In the 1980s there was a culling operation in Zimbabwe where huge numbers of adult elephants were killed but some calves were spared and sold to private famers to be trained. A model was built whereby the young elephants were trained by humans but allowed the freedom to live without cages. The hope was that these elephants would themselves play a role in conservation by educating people and, through interaction, give a deeper insight of their real value. Later down the line, Wild Horizons Trust decided to acquire some of these elephants and provide as good a life for them as possible in this difficult situation. These elephants get the social interaction that they need because they’re part of a herd at the Trust – a herd which overtly operates as a family. When a new orphaned elephant arrives, the females in the herd assume a mothering role, touching them and trying to suckle them. The elephants are trained using positive reinforcement, a far cry from methods of the past when they were forced to be vehicles of war. The Wild Horizons Mission Statement is a public affirmation not to sacrifice the welfare of the elephants for commercial gain. I can imagine a time in the future where the elephants that were initially trained in the 80s have died (elephants live for up to 50 years), and under the guidance of welfare-conscious organisations, elephant safaris like this will gradually die out too. For the time being, I recommend the Wild Horizons elephant safari rather than other ones in Victoria Falls, because Wild Horizons is publicly attuned to the bigger questions surrounding the issue.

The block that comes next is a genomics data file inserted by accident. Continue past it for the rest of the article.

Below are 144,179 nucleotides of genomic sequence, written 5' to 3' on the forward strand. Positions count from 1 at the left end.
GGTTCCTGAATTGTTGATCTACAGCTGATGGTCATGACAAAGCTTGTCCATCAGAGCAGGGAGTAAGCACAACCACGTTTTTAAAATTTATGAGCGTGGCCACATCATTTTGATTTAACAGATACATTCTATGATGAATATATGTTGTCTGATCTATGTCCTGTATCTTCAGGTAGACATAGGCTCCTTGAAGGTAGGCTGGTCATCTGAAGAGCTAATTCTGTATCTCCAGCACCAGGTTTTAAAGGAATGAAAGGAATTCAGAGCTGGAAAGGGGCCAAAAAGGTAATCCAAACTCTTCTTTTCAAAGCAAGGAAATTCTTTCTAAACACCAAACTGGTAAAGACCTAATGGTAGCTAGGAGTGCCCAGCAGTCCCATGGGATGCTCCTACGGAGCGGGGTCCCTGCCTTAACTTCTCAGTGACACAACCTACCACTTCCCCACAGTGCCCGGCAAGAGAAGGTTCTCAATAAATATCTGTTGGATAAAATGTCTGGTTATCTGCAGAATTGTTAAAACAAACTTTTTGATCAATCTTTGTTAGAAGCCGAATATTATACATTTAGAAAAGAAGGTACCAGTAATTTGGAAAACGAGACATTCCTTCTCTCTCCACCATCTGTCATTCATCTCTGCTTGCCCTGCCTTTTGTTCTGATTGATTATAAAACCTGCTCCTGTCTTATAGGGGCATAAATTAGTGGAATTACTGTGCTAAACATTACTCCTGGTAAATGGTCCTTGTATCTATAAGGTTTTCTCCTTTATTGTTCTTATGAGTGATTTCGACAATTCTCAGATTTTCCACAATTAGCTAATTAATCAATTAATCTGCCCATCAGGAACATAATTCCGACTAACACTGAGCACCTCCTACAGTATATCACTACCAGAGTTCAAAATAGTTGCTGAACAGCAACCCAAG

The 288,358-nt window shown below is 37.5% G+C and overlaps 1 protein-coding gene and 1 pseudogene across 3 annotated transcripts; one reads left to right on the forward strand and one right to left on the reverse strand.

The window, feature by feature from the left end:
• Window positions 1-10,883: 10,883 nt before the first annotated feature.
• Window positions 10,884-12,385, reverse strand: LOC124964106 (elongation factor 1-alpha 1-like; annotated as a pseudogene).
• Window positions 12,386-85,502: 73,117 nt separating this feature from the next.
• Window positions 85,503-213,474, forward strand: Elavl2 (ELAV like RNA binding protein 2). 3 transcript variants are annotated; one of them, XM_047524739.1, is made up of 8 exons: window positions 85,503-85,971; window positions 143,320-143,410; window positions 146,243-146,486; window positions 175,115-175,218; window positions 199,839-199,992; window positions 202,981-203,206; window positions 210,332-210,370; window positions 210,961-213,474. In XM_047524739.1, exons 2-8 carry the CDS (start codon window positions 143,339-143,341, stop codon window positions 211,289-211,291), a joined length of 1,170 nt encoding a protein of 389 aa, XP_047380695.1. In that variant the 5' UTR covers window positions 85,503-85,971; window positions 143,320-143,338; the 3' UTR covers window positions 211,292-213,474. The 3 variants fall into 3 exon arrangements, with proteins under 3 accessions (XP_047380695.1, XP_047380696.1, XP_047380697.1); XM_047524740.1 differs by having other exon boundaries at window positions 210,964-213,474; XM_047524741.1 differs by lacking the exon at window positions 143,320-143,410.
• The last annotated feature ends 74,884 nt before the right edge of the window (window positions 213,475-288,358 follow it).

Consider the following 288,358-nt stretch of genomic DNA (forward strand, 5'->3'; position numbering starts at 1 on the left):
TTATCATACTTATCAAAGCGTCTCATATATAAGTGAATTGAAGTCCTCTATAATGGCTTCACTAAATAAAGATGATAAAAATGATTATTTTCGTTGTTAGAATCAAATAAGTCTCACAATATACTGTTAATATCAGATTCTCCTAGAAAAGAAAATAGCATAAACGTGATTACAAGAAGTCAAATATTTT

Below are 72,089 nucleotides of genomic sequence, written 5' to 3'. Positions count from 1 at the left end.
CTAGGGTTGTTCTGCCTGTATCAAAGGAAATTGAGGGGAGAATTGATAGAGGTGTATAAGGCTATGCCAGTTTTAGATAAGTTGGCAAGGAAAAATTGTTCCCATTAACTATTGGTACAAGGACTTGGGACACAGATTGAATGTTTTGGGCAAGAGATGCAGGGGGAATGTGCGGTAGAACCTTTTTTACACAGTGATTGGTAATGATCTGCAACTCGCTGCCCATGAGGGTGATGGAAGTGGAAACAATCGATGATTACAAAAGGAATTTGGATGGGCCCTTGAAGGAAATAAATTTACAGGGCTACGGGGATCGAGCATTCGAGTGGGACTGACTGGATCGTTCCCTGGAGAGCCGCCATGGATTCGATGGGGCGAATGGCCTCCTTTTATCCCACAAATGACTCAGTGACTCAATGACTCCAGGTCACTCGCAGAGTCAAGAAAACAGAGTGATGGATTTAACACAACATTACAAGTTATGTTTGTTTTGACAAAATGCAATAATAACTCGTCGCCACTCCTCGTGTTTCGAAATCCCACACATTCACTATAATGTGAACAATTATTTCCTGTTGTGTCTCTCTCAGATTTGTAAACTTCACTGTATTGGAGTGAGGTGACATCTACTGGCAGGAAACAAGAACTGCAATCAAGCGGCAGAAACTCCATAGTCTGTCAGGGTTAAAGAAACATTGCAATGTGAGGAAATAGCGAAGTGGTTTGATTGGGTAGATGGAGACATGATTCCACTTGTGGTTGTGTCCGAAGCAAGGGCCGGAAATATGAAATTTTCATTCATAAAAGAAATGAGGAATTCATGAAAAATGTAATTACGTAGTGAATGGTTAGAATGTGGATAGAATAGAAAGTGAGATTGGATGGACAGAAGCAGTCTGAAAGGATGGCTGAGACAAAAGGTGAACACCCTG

Each elephant has a history about how it arrived at the sanctuary. Some of the elephants are not trained, only staying at the sanctuary temporarily until they can be released into the wild.
You only need to read the stories to see that this company truly has the elephants’ best interests at heart and that they take their responsibility very seriously. My favourite story is that of Doji: One day, the staff at the sanctuary found a wild elephant and calf interacting with the domestic herd at the sanctuary. Strangely, the wild adult elephant was a male – the wild calf’s mother was nowhere in sight. After a few moments of contact, the male elephant walked back into the bush, leaving the wild calf with the sanctuary herd. How weird is that – it’s as if the wild male knew that this was the best place for an orphaned elephant!
This post is proudly sponsored by Wild Horizons. Sponsored posts are written with the understanding that the writer can express her opinions honestly and openly.
Wild Horizons is a ‘one-stop’ ground handling & activity provider based in Victoria Falls, Livingstone and Chobe. Wild Horizons offers a range of tours, transfers and activities including Rafting, Canoeing, Elephant Back Safaris, High Wire Activities, Lion Encounters, Helicopter Flips & our lodges: Imbabala Zambezi Safari Lodge and The Elephant Camp.